Local girls aspire to be great gymnasts at a young age - NBC Right Now/KNDO/KNDU Tri-Cities, Yakima, WA |

Local girls aspire to be great gymnasts at a young age

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YAKIMA, WA - A love for gymnastics often starts at a young age. Olympic gymnast Simone Biles got her passion for gymnastics when she was just six years old, and the same goes for Gabby Douglas.

Reporter Haley Gibbs spoke with a group of young girls in Yakima who are working hard to be the best gymnasts they can be, regardless of the sport's ups and downs.

"It's fun to almost be scared in this sport," Margaret Maxwell admitted, a 13-year-old gymnast at Gymnastics Plus.

These young girls can definitely feel the adrenaline that comes from participating in such an active sport.

"[It's] very powerful, like I'm flying and just like brave," Margaret said.

And bravery is a characteristic, not a skill.

"Gymnastics teaches discipline and attention to detail. It teaches them how to work hard and achieve skills, which can play into helping them in school or helping find a job." Melinda Merritt told us, who is the office manager at Gymnastics Plus. "Our ultimate goal is to create good citizens and teach hard work, dedication, perseverance, and committing to their team and themselves to get the best product out on the floor." 

At just 13 years old, Jordyn Busey seems to have that concept down.

"I tried really hard to get to this level, so I guess I just had a lot of commitment to get to where I am," Jordyn told us.

Gymnastics Plus has a lot of passion, which is driven by the coach and fueled by the kids.

"I talk gymnastics all the time, the kids love it; when are we going to get new skills, what are we going to work on next," Merritt shared. She admits that when the kids master each individual skill "you see the light bulb moment where they're like oh, that's what it should feel like".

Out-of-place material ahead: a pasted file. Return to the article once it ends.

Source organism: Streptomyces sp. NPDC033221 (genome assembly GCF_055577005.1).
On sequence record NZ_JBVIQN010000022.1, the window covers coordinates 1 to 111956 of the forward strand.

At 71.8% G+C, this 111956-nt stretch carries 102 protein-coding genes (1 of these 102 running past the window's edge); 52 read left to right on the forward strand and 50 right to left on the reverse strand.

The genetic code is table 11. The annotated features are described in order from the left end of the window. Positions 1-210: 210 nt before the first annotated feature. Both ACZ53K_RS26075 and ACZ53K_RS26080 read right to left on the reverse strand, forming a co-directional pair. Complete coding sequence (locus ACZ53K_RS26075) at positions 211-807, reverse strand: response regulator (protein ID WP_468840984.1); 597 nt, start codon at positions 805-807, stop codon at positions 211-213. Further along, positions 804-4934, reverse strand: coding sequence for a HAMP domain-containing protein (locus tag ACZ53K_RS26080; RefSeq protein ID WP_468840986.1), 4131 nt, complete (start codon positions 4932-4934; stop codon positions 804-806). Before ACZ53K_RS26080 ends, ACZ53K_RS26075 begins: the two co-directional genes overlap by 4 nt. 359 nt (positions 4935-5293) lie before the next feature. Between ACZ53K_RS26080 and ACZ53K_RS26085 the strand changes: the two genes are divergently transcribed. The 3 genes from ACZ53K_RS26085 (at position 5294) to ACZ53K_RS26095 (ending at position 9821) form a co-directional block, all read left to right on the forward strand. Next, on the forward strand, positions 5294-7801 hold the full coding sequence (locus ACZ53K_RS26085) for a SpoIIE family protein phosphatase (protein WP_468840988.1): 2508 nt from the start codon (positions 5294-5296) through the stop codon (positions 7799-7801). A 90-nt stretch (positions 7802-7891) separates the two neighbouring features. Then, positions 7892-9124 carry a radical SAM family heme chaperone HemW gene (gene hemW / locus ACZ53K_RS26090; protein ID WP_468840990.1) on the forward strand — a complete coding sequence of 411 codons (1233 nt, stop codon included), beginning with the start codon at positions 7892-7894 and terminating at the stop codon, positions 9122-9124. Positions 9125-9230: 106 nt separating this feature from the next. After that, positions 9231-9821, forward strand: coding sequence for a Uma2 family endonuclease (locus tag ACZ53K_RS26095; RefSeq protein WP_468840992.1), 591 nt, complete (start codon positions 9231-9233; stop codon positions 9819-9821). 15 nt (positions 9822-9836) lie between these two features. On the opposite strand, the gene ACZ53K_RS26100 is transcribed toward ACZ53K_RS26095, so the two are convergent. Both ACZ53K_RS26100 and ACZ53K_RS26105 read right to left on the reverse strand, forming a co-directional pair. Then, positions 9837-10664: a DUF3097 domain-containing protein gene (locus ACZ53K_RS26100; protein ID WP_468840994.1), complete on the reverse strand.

Not only is the sport great for these young athletes, it also has a good family-bonding element.

"The program is great, we have a great family atmosphere. We are family first, gymnastics second," said Merritt.

Which is why here, their goal isn't necessarily to train for the Olympics, but instead talk about more tangible goals.

"Those kids train 6 to 8 hours a day, they travel around the world...it's giant commitment." Merritt informed us. "We talk about college scholarships and NCAA and what we can do to get them there. "

And these kids are fine with that. Jordyn shared that she'd like to go to level 10 and then go to college, whereas Margaret wants to do college gymnastics at University of Washington, where her brothers and sisters are going.

Although these girls have more easily obtainable goals, they still plan on watching the Olympics and learning a few things from their idols.

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